Reading, writing helped emancipate Black women
Published 5:16 pm Friday, February 24, 2023
By Tonya Sinclair Swindell
Reading and writing are privileges that I sometimes take for granted. Writing is therapy for me and reading stimulates me in ways no other activity can. My motivation to read and write is amplified when I think about the number of African-American women who were legally denied rights but were fortunate enough to excel anyway. Despite anti-literacy laws that were in effect centuries before me, it gives me great pride to know about two women who excelled at reading and writing and made history while doing it.
When thinking about the implications of anti-literacy laws, or laws put in place between 1740 and 1834 that prohibited slaves and former slaves from reading and writing, one must consider reasons why such laws were enacted. Knowledge is power. And when access to knowledge is denied, so is the power to effectively change one’s situation.
Email newsletter signup
Although blacks were ingenious enough to pass down information in multiple ways including through the use of oral history, songs, quilt making and symbolism, not allowing slaves and former slaves to read and write hindered their ability to communicate ideas in a deeper, more effective way. Anti-literacy laws also gave slave owners greater control. Such control added to the dependency with which blacks were made to rely on whites for their livelihood, well-being and education. In light of those circumstances, it is amazing to consider how black women overcame the odds.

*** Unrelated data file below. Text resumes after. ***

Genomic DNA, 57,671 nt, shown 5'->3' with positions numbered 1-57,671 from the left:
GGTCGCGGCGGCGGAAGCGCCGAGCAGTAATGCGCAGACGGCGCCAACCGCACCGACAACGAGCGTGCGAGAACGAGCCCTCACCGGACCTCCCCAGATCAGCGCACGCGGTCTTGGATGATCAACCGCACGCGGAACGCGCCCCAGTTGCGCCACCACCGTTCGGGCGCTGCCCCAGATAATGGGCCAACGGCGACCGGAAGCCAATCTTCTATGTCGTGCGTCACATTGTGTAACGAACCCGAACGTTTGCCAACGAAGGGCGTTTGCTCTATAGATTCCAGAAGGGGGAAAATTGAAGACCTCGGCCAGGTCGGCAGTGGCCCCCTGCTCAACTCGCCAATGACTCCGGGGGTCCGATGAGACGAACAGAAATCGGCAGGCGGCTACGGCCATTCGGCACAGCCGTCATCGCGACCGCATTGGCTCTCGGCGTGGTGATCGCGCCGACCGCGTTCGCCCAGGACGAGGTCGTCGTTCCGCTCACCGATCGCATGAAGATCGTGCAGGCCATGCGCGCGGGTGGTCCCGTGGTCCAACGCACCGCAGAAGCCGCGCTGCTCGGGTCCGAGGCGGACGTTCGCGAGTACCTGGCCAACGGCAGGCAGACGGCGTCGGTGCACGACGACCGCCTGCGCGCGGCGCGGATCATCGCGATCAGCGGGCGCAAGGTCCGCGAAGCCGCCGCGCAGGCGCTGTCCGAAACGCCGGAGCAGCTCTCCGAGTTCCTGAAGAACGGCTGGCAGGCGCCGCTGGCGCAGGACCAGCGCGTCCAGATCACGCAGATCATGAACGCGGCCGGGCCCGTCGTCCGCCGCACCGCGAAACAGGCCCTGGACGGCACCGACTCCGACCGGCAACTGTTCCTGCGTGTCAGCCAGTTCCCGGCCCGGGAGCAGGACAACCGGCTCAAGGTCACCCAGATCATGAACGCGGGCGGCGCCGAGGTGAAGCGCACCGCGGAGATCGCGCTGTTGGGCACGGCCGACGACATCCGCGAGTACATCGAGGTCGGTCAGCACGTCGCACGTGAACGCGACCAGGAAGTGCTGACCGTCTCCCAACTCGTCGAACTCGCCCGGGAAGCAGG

Phyllis Wheatley and Harriett Jacobs were two African-American female authors
recognized in history not only because of their race and gender but also because of their status as former slaves. According to www.womenshistory.org, Phyllis Wheatley was born around 1753 in Gambia, Africa before being captured by slave traders and brought to America in 1761. She was sold to the Wheatley family of Boston, Massachusetts. Despite spending much of her life as an enslaved person, Wheatley is recognized as the first African-American woman to publish a book of poetry which was titled, “Poems on Various Subjects, Religious and Moral.” The book included a foreword by John Hancock and other Boston notables. Ms. Wheatley was emancipated from slavery shortly after publishing her book.
According to Wikipedia, Harriett Ann Jacobs, was born in 1813 or 1815 in Edenton, North Carolina. She was a former enslaved woman who, like Wheatley, learned to read and write from members of her owner’s family. Jacobs wrote about her life as a slave and managed to get her autobiography published in 1861 under the pseudonym Linda Brent. The title of her book was “Incidents in the Life of a Slave Girl.” It is an excellent book that is even more endearing to me because most of the pivotal events of Jacobs’ story occurred a short distance from the Hampton Roads area.
Reading and writing has become therapy for me — an opportunity to learn, grow and express my emotions in a safe space while helping others. Those skills are especially significant because of my knowledge that African-American women like myself did not always have the privilege to learn them. Therefore, I appreciate the fortitude, tenacity and bravery with which Phyllis Wheatley, Harriett Jacobs and others made meaningful strides in those areas. Their accomplishments also encourage me to improve, develop and excel in the areas of reading and writing.